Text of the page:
Thomas Merton, Thomas Merton poetry, Christian poetry Thomas Merton

US (1915 – 1968) Timeline
Christian : Catholic

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Mar 23 2018

Dorothy Walters – After

Published by under Poetry

After
by Dorothy Walters

There is one thing certain.
Once you have stood
in the midst of that
searing flame,
been struck down
to earth
like a pilgrim
entered by light at last
and have lain there,
waiting,
not quite certain —

how can you ever know again
what it is
not to be blinded by the light,
never to have gone there
to the top of the snow hung peak
and felt that nameless something
descend onto your shoulders,
your breast,
even as you bent forward
in disbelief.

— from The Ley Lines of the Soul: Poems of Ecstasy and Ascension, by Dorothy Walters


/ Image by JazzLoving Bastard /

Hold onto your doubt, if it serves you. Keep questioning even in the moment of your most radical transformation.

Once you have stood
in the midst of that
searing flame,
been struck down
to earth
like a pilgrim
entered by light at last
and have lain there,
waiting,
not quite certain —

But don’t think your disbelief can trump the reality you now see and know.

how can you ever know again
what it is
not to be blinded by the light…

It may not fit our world view, it may not fit our religion, and we know all too well our foolish failings, yet still there is this flood of light eager to burst forth within us and overturn all our rock-solid understanding.

and felt that nameless something
descend onto your shoulders,
your breast,
even as you bent forward
in disbelief.


Recommended Books: Dorothy Walters

The Longing in Between: Sacred Poetry from Around the World (A Poetry Chaikhana Anthology) Marrow of Flame : Poems of the Spiritual Journey Diamond Cutters: Visionary Poets in America, Britain & Oceania The Ley Lines of the Soul: Poems of Ecstasy and Ascension Some Kiss We Want: Poems Selected and New
More Books >>


Dorothy Walters, Dorothy Walters poetry, Secular or Eclectic poetry Dorothy Walters

US (1928 – )
Secular or Eclectic

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Mar 21 2018

Ivan M. Granger – When the Spring Thaw Comes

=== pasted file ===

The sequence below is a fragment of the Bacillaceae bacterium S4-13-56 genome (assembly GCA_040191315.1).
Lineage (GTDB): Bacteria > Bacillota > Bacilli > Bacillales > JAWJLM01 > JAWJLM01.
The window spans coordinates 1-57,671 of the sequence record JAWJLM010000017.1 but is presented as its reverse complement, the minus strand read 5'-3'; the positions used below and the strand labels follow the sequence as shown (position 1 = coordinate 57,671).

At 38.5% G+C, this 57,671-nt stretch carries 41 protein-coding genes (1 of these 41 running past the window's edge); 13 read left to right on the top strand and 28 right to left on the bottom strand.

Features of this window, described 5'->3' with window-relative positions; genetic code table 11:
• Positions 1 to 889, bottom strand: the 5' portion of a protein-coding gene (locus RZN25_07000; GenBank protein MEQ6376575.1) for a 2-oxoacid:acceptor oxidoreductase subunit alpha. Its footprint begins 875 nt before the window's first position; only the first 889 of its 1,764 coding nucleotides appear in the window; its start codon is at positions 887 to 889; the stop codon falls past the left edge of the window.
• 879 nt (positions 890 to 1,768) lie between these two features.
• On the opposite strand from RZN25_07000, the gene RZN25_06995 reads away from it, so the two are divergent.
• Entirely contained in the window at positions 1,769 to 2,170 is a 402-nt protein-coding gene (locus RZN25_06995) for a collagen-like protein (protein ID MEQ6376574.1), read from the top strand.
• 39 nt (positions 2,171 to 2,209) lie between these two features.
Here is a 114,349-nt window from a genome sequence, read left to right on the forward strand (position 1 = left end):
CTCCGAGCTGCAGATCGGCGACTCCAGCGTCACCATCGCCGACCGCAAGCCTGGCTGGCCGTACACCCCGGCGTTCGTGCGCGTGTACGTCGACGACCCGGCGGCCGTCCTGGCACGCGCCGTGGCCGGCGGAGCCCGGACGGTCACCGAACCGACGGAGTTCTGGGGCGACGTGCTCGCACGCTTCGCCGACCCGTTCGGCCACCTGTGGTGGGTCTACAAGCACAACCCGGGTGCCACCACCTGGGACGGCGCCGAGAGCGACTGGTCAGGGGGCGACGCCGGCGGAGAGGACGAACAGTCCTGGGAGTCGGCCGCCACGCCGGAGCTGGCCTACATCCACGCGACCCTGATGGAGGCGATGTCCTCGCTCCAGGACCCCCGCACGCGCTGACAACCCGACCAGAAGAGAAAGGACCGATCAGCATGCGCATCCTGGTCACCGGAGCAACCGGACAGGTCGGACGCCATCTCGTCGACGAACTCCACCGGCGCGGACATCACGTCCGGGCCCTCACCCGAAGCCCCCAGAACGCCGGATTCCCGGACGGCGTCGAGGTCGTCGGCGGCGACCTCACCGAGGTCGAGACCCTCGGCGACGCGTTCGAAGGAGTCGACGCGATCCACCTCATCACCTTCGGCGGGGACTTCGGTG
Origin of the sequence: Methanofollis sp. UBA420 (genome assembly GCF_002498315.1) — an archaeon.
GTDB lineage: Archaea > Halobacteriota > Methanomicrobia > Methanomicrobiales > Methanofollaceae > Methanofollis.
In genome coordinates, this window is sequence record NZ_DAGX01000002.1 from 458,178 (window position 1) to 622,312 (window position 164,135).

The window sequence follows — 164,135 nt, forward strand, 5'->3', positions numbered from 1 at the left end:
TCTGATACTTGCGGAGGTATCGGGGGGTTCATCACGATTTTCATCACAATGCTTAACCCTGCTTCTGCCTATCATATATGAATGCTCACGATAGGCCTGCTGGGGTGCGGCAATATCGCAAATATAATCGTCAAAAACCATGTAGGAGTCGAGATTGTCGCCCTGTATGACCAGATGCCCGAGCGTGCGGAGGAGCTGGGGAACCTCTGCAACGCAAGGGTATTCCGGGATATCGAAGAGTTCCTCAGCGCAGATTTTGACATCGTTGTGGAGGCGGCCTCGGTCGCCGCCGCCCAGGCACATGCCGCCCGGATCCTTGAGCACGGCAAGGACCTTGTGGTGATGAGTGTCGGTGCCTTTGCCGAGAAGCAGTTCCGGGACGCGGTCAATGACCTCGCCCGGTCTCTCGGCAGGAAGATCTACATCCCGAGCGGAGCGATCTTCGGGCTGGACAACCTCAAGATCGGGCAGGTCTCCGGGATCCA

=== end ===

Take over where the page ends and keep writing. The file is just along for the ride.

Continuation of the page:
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When the Spring Thaw Comes
by Ivan M. Granger

Something they
won’t tell you –

That book of sins
you hide
beneath your pillow
matters
not at all.

When the spring thaw comes
we all go mad
and shred it,
tossing love notes
left and right
scribbled on the scraps.

— from Diamond Cutters: Visionary Poets in America, Britain & Oceania, Edited by Andrew Harvey / Edited by Jay Ramsay


/ Image by Ana-mcara /

It has been a while since I last featured one of my own poems. Something to welcome spring.

We all do it, keep a hidden notebook detailing each and every failing. When it comes to that book of self-recrimination, we memorize each page with a cruel clarity. We can list each imperfection. The tally on the final page tells us in blunt mathematics how we are not who we imagine we should be. We brutalize ourselves with this book.

It is not that any line item in this ledger is untrue or that we should not feel remorse when we stumble or cause hurt.

But something happens. Spring’s first dawn breaks. The old self, in stunned silence, just falls away. And with it goes all those old calculations.

All that then remains of those countless self-cruelties are our secret love notes written to a new self and a new world filled with new life.

Happy spring! And to all of my Persian and Middle Eastern friends, Happy Nowruz!


Recommended Books: Ivan M. Granger

The Longing in Between: Sacred Poetry from Around the World (A Poetry Chaikhana Anthology) Real Thirst: Poetry of the Spiritual Journey For Lovers of God Everywhere: Poems of the Christian Mystics Diamond Cutters: Visionary Poets in America, Britain & Oceania Poems of Awakening: An International Anthology of Spiritual Poetry
More Books >>


Ivan M. Granger, Ivan M. Granger poetry, Secular or Eclectic poetry Ivan M. Granger

US (1969 – )
Secular or Eclectic
Yoga / Hindu : Advaita / Non-Dualist

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Mar 16 2018

R. S. Thomas – The Moor

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The Moor
by R. S. Thomas

It was like a church to me.
I entered it on soft foot,
Breath held like a cap in the hand.
It was quiet.